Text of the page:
Conclusions
Mechanically and from safety and emissions point of view, Amazon Echo Link amp delivers for just $299. This puts it way ahead of many offerings in this price range which are more akin to DIY efforts than a polished product. On top of that, you have streaming, DAC and a digital and analog pre-amplifier. This is a lot and I suspect Amazon is losing money on each one or barely breaking even.

While some attention has been paid to produce a performant product, there are clear limitations and issues here and there. Limiting of the bandwidth to 24 khz in all modes is a miss objectively but not subjectively. As with other class D amps, we have odd behavior here and there such as rise in low frequency distortion, ultrasonic noise.

The mechanical whistling while the amp is pushed should have been caught and fixed although in practice, the music should mask that well.

At $299 with so many features and generally good performance, I am going to go ahead and put the Amazon Echo Link Amp on my recommended list. No, it is no audiophile find. But for secondary use its performance is good enough to make it a good buy.

------------
As always, questions, comments, recommendations, etc. are welcome.

Got a very interesting email from a guy by the name of Ahmad from Nigeria. Says they actually have money trees there in the jungle and he is willing to send me some for free (to get publicity on ASR) if I just provide for shipping and special handling of $2,000. So please donate money so I can buy a few and get rich:

Patreon: https://www.patreon.com/audiosciencereview), or
upgrading your membership here though Paypal (https://audiosciencereview.com/foru...eview-and-measurements.2164/page-3#post-59054).
 

Soniclife

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#3
Overall, my impression of hardware is positive and software negative.
I cannot work out of that's weirdly to be expected these days, or the other way around.

Does it work via the analogue inputs even if it's not online? It's good to know as they may make ok amps in second systems even after Amazon has abandoned them in a few years, which I fear they will.
 

Tks

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#7
Very nice review, thanks amirm.

Color me surprised. Didn't think I'd see a recommendation coming out of this thing. I've seen the reasoning as to why of course in the conclusion.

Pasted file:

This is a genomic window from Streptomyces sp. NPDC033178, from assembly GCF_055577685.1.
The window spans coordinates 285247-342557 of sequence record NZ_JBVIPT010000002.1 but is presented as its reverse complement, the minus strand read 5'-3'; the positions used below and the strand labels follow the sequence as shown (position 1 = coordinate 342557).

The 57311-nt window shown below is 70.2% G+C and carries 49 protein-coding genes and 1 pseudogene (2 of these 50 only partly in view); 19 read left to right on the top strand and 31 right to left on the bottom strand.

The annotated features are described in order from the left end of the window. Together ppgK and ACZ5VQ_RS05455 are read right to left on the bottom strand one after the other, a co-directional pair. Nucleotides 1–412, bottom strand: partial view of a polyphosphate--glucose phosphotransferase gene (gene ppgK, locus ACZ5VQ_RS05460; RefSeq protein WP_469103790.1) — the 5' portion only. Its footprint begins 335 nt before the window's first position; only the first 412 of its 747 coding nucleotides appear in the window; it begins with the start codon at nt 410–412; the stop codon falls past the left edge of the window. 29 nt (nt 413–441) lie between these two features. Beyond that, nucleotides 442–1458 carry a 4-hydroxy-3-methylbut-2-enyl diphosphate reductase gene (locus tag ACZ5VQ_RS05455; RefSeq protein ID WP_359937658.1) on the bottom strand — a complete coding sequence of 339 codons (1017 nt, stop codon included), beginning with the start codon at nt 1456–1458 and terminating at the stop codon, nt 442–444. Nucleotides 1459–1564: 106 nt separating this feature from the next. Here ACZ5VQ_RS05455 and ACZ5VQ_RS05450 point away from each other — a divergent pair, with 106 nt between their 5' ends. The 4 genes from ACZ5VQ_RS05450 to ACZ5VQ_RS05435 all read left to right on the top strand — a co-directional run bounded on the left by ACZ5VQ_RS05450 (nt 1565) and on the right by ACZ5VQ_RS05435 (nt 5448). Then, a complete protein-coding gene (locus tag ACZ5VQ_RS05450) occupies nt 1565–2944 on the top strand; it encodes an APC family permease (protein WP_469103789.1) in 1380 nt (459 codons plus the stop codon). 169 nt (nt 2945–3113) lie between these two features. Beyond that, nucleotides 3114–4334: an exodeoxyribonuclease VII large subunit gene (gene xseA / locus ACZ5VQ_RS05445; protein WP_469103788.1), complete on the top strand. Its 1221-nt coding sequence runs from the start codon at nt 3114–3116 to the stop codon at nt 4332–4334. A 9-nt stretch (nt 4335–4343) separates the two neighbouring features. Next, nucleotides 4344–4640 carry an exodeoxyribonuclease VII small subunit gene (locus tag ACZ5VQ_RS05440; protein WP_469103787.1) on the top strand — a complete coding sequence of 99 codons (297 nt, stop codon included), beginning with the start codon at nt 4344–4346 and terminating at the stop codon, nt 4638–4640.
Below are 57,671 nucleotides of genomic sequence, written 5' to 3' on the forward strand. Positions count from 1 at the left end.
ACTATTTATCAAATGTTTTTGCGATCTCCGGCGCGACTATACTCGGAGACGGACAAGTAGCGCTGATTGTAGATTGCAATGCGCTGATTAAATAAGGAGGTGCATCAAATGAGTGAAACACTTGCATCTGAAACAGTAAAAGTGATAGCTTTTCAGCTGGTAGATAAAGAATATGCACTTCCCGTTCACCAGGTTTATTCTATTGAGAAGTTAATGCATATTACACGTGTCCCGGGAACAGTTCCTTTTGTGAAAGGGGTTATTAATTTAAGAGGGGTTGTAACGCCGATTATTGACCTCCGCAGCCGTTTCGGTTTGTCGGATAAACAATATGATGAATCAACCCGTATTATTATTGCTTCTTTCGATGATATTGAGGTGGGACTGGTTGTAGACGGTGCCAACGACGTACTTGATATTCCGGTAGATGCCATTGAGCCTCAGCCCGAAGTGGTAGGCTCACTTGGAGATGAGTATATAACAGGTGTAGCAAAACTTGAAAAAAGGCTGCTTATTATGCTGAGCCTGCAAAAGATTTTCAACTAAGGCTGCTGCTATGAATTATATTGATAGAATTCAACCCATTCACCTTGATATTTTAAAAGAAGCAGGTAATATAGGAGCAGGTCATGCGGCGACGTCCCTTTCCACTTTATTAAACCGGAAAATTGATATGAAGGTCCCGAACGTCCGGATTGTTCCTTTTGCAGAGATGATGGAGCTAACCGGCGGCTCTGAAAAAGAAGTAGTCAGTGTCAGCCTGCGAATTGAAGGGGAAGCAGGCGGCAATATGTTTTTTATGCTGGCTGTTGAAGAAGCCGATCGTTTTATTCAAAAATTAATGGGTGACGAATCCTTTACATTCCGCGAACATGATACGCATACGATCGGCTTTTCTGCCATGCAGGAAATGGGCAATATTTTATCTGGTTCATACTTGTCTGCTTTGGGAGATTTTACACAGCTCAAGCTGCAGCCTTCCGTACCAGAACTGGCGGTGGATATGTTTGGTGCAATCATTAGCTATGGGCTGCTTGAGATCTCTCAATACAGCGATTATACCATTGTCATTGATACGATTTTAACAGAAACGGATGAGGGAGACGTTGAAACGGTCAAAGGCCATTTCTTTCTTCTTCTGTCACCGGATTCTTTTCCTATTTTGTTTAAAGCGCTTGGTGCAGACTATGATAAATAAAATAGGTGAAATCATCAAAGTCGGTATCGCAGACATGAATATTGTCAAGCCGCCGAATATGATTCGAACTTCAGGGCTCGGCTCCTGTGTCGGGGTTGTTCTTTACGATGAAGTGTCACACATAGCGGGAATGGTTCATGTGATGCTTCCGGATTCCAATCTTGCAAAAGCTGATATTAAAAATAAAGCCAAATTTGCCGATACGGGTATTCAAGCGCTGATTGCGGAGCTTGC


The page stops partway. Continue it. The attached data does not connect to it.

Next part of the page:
With performance being eh, the egregious subjective aversion I have to operational incessant constants like a humming emanating from the unit (as if it were some desktop part guilty of something like coilwhine under high or low load, and at 3 feet no less), to the preposterous notion a company of this caliber would botch the software side of the UX, to oddities like volume control being digital, but only operational through remote based on I/O of use..

Wrap that up in a plastic case (of which I have no personal distates for, and in very many instances prefer the use of nicely made, and finished plastics for certain uses).

Definitely not my cup of tea with this one. With respect to losing, or breaking even on these. Doubtful is the loss in the long run that they're losing as much as you may feel. Especially with respect to the hook and sinker that entails the "Alexa" ecosystem of AI assitants as the long-term play of hoarding as much data as possible from users under its umbrella of operations seeing as you had to use the app for configuration.

You akin the product to a level of DIY-sort of offering. Well at the scale that Amazon operates, I highly doubt they're paying anywhere near for the parts as a DIY'er might've had to with something of this sort of product caliber. I think the price for the breadth of the featureset is what one would have expected out of Amazon for instance. But likewise with the expectation of anything hardly being remotely considered state-of-the-art.
 

GGroch

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#8
If you are quick, you can provide the 1st owner review of this on Amazon! Nice to see that it is one of the few Class D amps tested so far that seems to meet its advertised power ratings.

Restorer-john, I think that is a system set-up/reset button on the back, not power.

I will be interested to see how well it sells. Readers of ASR are certainly not the target market, but for people who have already bought into Echo voice control for their music streaming, this provides a simple way to power passive speakers that provide a far better experience than listening to an Echo.

On the other hand, you could also just run a cable from the line out on any Echo or Echo Dot (which I guess you need anyway for voice control) to any stereo amp and do about the same thing.